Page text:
In spite of its abandonment (for all intents), the community sees an opportunity, or at least that was my take from the article. There are a couple of points to be made, the south side of Sacramento needs retail, it grew fast and the last thing of substance to arrive is usually quality retail. The residents have to go north to Sacramento and Roseville to really find quality, and south to a marginal center in Stockton (and that’s a whole other discussion itself).

The Patch (the news outlet that posted the story) is an interesting business in itself that’s worth looking into. Owned by AOL, it operates some 850 local and hyperlocal news websites across the country. Their goal is to provide local information, online. This is a direct result of the loss and collapse of the small town (and large) newspaper industry. Its future is uncertain – now back to the story.

The Patch suggested a poll of the Elk Groveiers. If you had a choice, what do you think of these?

  • Casino
  • Agriculture College
  • Solar Energy Field
  • Outlet Mall
  • State Prison
  • Soccer Arena
  • Branch Campus of UC Davis/Sac State/Drexel
  • Shopping Mall (Large department stores
  • Air Soft Park
  • Go Kart Track
  • Scandia / Raging Waters / Family Fun
  • Aquatics Center

What do you do with a derelict mall, even if the builder wanted to give it away? Development is not a zero sum game, costs have to be recovered, management and maintenance costs are very high, and the city needs revenue, not a drain. And it would be nice if there were jobs, permanent jobs.

I can easily nix the aquatics center, water park, go kart and air soft park, and soccer arena – their costs are high, they can only be open during the summer (mostly), and they produce few permanent jobs (ask Stockton how their venture into arenas went – it helped to bankrupt the town). Branch campuses take years and years to develop – even if the state had money, but it’s almost as derelict as the mall is itself. Solar energy field – warm and fuzzy but no jobs and in winter, weeks with no sun. The state prison does produce jobs and the money flows back through the community, but the state again has no money to take care of what they have now let alone another prison. That leaves the casino, outlet mall, and shopping mall – back where we started.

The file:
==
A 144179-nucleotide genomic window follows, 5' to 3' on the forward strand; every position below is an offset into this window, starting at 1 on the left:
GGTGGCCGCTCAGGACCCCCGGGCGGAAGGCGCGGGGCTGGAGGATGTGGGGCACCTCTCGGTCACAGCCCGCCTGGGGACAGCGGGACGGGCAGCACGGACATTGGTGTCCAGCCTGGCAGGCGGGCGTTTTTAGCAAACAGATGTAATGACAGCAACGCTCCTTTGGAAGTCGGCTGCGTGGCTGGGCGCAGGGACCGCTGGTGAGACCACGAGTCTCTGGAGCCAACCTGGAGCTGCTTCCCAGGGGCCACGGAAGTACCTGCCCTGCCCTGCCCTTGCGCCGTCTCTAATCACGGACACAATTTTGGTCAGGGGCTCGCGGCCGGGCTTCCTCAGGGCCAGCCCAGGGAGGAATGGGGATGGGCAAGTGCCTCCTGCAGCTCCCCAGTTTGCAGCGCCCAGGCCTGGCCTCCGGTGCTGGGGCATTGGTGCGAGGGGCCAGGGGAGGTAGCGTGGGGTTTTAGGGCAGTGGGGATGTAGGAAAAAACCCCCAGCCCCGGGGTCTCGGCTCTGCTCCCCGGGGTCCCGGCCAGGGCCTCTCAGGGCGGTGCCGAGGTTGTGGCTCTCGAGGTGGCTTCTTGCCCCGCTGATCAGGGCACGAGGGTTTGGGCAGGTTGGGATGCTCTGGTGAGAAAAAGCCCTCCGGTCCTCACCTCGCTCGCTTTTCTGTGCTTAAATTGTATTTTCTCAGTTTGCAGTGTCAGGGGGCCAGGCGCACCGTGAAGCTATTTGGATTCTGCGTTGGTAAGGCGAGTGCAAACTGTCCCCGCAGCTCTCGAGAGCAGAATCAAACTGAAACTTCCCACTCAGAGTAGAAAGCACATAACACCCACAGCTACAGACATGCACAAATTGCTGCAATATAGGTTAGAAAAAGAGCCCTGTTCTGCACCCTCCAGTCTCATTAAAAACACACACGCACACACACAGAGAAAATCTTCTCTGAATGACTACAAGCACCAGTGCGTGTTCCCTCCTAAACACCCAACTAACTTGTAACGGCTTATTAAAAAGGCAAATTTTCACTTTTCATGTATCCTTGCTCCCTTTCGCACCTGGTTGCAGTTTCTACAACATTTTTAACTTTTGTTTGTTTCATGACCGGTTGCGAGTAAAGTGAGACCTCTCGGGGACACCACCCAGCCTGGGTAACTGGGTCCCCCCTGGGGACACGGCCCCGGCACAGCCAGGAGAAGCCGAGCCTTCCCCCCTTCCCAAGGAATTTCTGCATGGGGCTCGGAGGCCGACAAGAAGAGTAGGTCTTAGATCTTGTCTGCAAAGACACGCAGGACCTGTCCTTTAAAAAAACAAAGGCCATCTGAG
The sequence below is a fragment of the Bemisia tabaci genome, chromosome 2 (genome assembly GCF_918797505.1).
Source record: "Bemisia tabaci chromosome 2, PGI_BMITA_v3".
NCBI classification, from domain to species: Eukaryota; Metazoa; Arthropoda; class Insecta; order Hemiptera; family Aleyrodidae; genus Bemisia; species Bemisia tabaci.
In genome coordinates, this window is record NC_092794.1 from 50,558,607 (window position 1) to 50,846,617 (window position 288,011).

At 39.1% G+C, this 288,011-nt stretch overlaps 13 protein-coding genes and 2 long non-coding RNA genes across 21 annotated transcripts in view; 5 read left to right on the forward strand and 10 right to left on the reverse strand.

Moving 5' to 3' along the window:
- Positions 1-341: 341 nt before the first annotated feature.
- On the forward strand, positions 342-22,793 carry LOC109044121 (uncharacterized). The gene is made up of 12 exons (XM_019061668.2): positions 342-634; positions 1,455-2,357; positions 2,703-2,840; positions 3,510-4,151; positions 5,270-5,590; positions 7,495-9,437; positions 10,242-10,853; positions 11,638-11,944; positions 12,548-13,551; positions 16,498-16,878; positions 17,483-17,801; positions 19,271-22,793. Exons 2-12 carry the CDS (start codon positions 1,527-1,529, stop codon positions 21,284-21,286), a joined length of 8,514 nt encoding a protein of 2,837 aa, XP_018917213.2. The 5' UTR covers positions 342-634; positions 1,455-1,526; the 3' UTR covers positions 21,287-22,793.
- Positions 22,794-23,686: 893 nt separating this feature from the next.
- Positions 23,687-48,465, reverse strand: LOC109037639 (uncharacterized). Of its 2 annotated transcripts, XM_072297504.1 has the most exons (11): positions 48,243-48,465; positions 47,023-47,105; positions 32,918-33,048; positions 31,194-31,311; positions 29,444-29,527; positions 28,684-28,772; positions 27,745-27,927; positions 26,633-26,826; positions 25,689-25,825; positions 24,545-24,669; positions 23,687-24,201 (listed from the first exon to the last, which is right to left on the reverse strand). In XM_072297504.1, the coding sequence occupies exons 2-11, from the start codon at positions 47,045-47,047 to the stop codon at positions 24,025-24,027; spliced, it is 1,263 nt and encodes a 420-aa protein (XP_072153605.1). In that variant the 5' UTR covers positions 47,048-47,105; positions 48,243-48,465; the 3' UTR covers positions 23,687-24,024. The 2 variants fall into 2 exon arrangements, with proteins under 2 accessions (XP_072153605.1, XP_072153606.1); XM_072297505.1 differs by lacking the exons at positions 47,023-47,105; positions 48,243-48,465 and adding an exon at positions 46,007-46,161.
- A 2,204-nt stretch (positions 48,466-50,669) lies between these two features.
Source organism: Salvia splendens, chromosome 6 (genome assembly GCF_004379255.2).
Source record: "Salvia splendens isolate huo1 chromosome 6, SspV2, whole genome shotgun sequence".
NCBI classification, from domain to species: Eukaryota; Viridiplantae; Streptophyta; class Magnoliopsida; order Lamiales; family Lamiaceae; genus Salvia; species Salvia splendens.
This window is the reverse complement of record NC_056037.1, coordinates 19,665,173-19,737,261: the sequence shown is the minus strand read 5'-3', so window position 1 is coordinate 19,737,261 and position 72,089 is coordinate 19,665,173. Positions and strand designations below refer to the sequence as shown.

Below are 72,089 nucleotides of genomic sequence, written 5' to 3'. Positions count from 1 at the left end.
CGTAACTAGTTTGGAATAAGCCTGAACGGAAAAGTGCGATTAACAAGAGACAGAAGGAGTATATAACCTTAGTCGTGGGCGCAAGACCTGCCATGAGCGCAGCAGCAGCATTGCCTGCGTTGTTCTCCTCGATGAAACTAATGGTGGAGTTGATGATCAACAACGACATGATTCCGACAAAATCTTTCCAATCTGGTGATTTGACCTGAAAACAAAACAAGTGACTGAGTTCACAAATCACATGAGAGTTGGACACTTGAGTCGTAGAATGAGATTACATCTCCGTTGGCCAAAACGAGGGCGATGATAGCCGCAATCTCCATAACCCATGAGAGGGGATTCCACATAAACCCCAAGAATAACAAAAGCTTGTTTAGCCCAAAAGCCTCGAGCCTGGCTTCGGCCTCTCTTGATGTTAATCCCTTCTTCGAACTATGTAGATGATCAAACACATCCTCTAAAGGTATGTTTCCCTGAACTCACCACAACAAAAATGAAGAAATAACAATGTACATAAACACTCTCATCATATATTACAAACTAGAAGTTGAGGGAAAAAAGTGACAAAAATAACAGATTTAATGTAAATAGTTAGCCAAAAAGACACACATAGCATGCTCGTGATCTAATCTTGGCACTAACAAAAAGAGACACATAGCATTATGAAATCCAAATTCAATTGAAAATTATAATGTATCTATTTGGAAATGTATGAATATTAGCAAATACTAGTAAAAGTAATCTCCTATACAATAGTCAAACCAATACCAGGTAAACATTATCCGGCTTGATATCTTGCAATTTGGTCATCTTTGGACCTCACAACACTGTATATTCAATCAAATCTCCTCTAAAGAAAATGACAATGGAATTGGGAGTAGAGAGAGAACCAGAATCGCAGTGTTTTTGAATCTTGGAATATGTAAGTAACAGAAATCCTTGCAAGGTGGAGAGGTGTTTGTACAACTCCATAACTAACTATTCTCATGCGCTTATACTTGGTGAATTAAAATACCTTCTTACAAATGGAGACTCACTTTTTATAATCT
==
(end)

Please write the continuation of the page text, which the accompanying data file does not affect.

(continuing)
There are hundreds of villages and small cities faced with this same challenge: How do we move forward and entice (bribe) businesses back into our city, county, and state? What can be offered? Today land is relatively cheap, so free land is not an option that works. Customers and an educated work force are critical to the decision makers. They have a business to run, make sales, make profits – we seemed to have forgotten this.

Here are some off-the-cuff ideas: reduce impact fees to almost zero, reduce property taxes for a set period of time, wave mitigation fees, and eliminate social obligations in conditions of approval (extractions for community needs such as parks, roads, and public health). The goal is help support running a business that adds to the community with jobs, wages, and long term tax revenues. The idea of a new downtown (found here) is interesting – in the days of wine and roses maybe, today impossible.   

Cities will have to compete for businesses and encourage them to return, ask once complacent states like Michigan and California how they are doing.

Stay tuned . . . . . . . .

Friday, January 11, 2013


It Comes as No Surprise:
The Wall Street Journal posted a delightful article (for me), about Los Angeleans and their belief in the world as their own entitlement oyster. It seems that Los Angeles International Airport (LAX) has literally begun to pull the plug on free parking for electric cars. Up until very recently you could park your Leafy-tesla-volter in one of their charging stations for FREE for 30 days. The whole article is simply about very rich people (you have to be to afford one of these cars) who feel entitled to all the joys of free parking, free access to HOV lanes, and subsidies from the government. What the problem is now is that there is not enough free parking, well welcome to the real world. CLICK HERE
Ada Louise Huxtable (March 21, 1921 – January 7, 2013)
When I was at Michigan State University so many decades ago, we were introduced to Ms. Huxtable’s critical writings on the great architects of the time, Mies van der Rohe, Frank Lloyd Wright, Minoru Yamasaki, and many others. She, along with other critics of the time, helped to form our opinions and beliefs about architecture and urban environments. Her columns in the New York Times left little in the new architecture unchallenged. For some architects she was like their mother looking over their shoulder, always demanding the best and pointing out the insufficient. She and her pen will be missed. CLICK HERE  

Can Housing Get Us Out of Our Mess?